We can follow the account of those days by a sociologist and exponent of the Labour left, Ralph Miliband [Parliamentary Socialism: A Study in the Politics of Labour, 1961], without any additional comments. The greatest illusion of 1914 was that the leaders of the major European workers' parties would refuse to support their Governments in case of war, as laid down in the 1907 Stuttgart Congress of the Second International. However, those leaders behaved, in the days before Britain actually entered the war, […] as though they attached meaning to the International's commitments.

The collapse of Labour reformism

On August 1st, the Labour leaders appealed in vehement language to the organisations affiliated to the British section of the International to hold demonstratons against war in every industrial centre. In a large demonstration in Trafalgar Square on the 2nd of August, they asserted that the Government of Great Britain should rigidly decline to engage in war. There was, however, no attempt to give concrete meaning to Labor's proclaimed intention, Miliband comments.

Indeed, it was only after war had been declared, on the 4th of August, that the Labour Party discovered that freedom and democracy were what the conflict was about. Until war was upon it, it had never thought of international slaughter in those terms. The real reason for the support which most Labour leaders gave to the war was that the Government of the day decided to bring Britain into it.

On August 4th, a conference called to form a National Labour Emergency Committee against war instead resolved to establish the War Emergency Workers' National Committee to watch over the interests of the working classes in the new circumstances of war. On August 24th, the same leaders proposed an Industrial Truce for the duration of the war, which everyone at the time thought would be short.

The equivocation of centrism

The definition of centrist refers to a set of political currents present in various countries, which were characterised by advocating positions contrary to the patriotic forays of the social-democratic right. The more radical groups among those currents had also supported important workers' struggles during the war, despite repressive laws. These currents, however, never delivered a concrete vision of the transformation of war into revolution, nor did they arrive at revolutionary defeatism, but fought for a democratic peace, without annexations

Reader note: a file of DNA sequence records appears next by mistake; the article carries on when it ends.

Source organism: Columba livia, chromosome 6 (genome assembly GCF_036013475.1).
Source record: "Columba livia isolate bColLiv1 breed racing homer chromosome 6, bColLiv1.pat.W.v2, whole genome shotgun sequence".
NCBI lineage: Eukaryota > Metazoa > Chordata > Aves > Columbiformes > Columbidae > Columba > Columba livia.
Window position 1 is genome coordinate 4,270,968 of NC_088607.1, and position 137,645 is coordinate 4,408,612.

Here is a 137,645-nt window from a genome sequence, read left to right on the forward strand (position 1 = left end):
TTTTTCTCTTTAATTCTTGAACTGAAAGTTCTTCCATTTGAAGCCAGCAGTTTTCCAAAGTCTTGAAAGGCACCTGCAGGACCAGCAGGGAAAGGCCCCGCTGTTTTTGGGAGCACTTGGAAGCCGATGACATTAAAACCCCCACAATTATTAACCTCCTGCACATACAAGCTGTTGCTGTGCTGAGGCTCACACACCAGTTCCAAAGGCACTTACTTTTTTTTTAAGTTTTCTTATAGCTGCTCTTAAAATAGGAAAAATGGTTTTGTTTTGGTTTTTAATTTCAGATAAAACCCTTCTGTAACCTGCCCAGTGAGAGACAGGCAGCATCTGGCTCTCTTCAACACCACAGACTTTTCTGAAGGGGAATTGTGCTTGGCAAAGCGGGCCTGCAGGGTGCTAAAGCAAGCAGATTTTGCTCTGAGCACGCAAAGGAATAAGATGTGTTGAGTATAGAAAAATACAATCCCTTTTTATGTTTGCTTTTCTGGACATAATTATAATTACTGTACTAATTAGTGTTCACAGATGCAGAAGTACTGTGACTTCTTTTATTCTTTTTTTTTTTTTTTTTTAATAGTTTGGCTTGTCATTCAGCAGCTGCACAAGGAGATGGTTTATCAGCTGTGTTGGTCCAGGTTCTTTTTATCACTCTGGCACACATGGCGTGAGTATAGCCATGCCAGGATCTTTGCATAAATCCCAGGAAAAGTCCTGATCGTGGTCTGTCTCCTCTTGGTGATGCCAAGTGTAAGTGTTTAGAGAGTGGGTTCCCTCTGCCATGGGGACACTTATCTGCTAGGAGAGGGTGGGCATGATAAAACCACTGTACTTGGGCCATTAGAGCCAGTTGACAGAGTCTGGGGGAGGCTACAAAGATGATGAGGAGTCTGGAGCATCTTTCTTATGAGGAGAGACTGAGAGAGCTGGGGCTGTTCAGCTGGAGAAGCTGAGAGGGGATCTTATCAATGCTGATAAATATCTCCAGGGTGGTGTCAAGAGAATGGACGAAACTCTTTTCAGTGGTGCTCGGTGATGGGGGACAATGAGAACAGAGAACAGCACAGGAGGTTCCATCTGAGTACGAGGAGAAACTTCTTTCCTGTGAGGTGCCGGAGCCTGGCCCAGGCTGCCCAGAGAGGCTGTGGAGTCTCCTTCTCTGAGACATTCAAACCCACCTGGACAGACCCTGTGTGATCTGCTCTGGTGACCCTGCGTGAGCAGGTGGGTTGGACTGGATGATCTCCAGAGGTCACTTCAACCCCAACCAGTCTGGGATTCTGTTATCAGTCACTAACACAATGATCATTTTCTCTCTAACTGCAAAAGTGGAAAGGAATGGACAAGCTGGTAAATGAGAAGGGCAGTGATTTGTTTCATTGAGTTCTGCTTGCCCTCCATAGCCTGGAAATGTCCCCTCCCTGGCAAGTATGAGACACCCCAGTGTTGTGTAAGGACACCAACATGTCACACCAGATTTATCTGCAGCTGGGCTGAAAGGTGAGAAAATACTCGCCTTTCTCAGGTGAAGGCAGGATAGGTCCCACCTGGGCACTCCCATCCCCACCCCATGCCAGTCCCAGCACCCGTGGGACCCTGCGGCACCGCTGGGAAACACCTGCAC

In the fiery post-war period, even though they sided with the Russia of the Soviets, the centrists differed from the revolutionary solution implemented by the Bolsheviks there, even more so when it was presented as a path that Western countries might also follow. They worked, instead, for the renewal of the Second International that had collapsed in August 1914, or for a fusion between it and the new Third International.

The centrists, the militants rather than the leaders, were committed participants in the struggles of the time. They sincerely wanted socialism, but felt that their own history was more advanced and mature than that of a backwards Russia, and considered the Bolshevik dictatorship of the proletariat, perhaps necessary for that vast country, unsuitable for Western parliamentary democracies.

Their arguments were rooted in the psychology and experience of the masses, but at the historical junction of the revolution in action, they became an obstacle that had to be demolished in order to break the other chains of imperialism. In Britain the highest expression of centrism was the Independent Labour Party (ILP). Along with other socialist groups, the ILP took part in the workers' struggles during the war and sided with the Russian October revolution, though remaining prisoner of the aforementioned ambiguities. We will return to these events, but it is necessary to go back through the long history of the British workers' movement in order to better frame them.

Lotta Comunista, October 2021